Warrnambool VCE students will have the chance to study subjects not offered at their school as part of a new collaboration project between the city's four secondary colleges.
The joint initiative, believed to be a state-first with the city's government, independent and Catholic schools, aims to provide more VCE subject offerings across the schools.
It is the result of discussions held between Warrnambool, Brauer, King's and Emmanuel college principals who sought a grant from the Department of Education and Training in order to run the program.
In previous years students couldn't study some subjects at their own school due to lack of numbers or could opt to complete the subject by correspondence through Virtual Schools Victoria.
The VCE Collaboration Project was launched recently. The subjects offered will be determined once the schools see the demand, based on students subject choices for next year. Year 11 students will choose their year 12 VCE subjects within the next month or so.
Depending on numbers, each college will run one collaboration subject. From next year, students will travel to the host school for a two hour face-to-face lesson each Thursday and a separate one-hour session held remotely during the week.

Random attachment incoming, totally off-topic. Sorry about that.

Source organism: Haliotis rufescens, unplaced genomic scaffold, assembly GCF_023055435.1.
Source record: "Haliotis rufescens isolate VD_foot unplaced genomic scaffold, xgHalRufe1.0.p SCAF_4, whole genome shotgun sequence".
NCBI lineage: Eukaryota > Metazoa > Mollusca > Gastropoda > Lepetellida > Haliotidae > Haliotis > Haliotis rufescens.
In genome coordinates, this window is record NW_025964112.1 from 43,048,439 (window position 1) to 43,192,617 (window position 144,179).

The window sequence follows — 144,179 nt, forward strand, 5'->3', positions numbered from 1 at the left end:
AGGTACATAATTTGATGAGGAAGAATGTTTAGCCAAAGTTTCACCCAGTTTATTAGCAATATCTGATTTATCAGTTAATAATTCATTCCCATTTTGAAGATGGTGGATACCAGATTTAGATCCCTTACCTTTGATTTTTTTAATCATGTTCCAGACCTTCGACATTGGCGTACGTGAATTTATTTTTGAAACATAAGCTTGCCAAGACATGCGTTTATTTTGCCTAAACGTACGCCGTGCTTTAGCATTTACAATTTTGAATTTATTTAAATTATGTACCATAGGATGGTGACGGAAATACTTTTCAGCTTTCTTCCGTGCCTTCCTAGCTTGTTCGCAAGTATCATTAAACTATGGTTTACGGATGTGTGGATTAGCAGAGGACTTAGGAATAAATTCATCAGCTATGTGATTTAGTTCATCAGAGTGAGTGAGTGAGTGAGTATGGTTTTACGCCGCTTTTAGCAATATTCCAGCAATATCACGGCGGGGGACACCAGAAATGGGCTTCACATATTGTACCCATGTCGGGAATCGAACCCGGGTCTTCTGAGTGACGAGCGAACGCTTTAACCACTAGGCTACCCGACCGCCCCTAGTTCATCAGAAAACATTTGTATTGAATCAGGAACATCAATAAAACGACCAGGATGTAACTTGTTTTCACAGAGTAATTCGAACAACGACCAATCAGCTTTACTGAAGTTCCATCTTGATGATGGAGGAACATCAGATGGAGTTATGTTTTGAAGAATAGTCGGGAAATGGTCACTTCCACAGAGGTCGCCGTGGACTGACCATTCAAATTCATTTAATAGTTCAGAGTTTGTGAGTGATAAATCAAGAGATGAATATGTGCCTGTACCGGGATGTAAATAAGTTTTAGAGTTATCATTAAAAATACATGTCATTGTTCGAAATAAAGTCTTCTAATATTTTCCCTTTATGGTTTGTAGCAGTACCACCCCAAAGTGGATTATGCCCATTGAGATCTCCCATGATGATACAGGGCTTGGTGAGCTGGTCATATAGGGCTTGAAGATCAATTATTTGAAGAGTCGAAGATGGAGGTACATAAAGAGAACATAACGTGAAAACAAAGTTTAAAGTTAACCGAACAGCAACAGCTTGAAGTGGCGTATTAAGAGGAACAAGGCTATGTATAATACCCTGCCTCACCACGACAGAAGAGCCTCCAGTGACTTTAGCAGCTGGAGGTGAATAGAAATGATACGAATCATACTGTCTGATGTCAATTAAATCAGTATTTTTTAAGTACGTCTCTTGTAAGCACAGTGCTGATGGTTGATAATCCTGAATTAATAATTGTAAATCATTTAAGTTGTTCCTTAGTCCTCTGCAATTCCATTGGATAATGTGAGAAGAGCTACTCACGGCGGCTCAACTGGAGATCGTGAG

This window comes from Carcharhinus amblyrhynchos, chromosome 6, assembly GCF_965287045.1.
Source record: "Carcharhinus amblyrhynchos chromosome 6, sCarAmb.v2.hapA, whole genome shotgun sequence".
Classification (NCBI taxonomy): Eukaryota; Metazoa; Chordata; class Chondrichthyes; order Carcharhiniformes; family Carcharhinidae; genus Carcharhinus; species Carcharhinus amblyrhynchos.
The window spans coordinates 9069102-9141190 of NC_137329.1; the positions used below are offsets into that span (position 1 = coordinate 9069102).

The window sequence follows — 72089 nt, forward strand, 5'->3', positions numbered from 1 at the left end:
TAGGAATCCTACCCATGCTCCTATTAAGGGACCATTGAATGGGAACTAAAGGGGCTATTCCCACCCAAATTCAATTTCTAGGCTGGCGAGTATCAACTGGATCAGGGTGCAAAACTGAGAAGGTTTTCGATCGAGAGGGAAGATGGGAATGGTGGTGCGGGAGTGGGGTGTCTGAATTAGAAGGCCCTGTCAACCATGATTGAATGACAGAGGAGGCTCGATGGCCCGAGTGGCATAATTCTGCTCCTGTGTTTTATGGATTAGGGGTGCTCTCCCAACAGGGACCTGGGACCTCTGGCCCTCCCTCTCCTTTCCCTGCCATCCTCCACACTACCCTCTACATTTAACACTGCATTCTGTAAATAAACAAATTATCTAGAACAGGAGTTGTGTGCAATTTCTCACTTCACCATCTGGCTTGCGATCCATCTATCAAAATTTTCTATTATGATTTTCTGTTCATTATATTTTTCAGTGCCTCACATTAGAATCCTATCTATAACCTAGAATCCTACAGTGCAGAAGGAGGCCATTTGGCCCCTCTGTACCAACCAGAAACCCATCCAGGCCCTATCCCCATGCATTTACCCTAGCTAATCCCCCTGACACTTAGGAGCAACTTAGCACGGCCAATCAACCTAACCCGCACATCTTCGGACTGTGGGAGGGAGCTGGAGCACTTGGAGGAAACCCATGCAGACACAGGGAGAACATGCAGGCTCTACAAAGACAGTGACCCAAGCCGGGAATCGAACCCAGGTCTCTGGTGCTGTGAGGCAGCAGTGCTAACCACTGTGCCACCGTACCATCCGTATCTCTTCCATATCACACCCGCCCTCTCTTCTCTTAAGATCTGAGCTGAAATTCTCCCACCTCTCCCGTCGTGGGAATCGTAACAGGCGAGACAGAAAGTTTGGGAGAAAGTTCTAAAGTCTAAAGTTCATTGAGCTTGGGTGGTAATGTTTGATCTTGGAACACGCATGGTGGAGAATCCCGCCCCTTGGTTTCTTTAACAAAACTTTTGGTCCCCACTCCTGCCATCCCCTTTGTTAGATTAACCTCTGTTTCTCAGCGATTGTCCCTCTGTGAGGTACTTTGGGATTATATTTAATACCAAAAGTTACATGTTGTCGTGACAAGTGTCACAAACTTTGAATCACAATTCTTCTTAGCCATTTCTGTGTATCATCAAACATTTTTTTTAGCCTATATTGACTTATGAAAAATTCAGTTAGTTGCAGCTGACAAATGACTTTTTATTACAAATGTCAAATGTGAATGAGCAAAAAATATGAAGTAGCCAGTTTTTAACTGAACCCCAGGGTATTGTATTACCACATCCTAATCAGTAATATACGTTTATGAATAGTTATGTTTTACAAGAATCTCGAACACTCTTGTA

VCE Collaboration Project co-ordinator Sarah McIlroy said as an example Warrnambool College hadn't run economics or drama for a few years, but from next year students could study those subjects at an alternative school if it was offered elsewhere.
"The feedback is positive in that it means options for their students to be able to access other subjects," Ms McIlroy said.
"This is a really positive step forward in a community where we have four secondary schools, to be able to tap into resources that we can share, to be able to give students options is pretty amazing."
Ms McIlroy said it was hard to say what subjects would be offered because it depended on the numbers and students' selections, which varied from year to year based on interest.
"Students can choose what interests them and what pathway they pursue so that dictates to us what subjects will be successful," she said.
Ms McIlroy said as there were now more subjects on offer, students may look at pursuing subjects they'd not previously considered as it hadn't been offered at their school.
King's College principal Allister Rouse said in the past it had hosted Emmanuel and Warrnambool College students who studied VCE music at King's College and the collaboration project would formalise previous arrangements.
"As a smaller school, King's College is excited by the possibility of being able to make available a wider choice of VCE subjects for our students," Mr Rouse said. "The VCE Collaboration Project is a great example of the collegiality that exists between government, independent and Catholic schools in Warrnambool."
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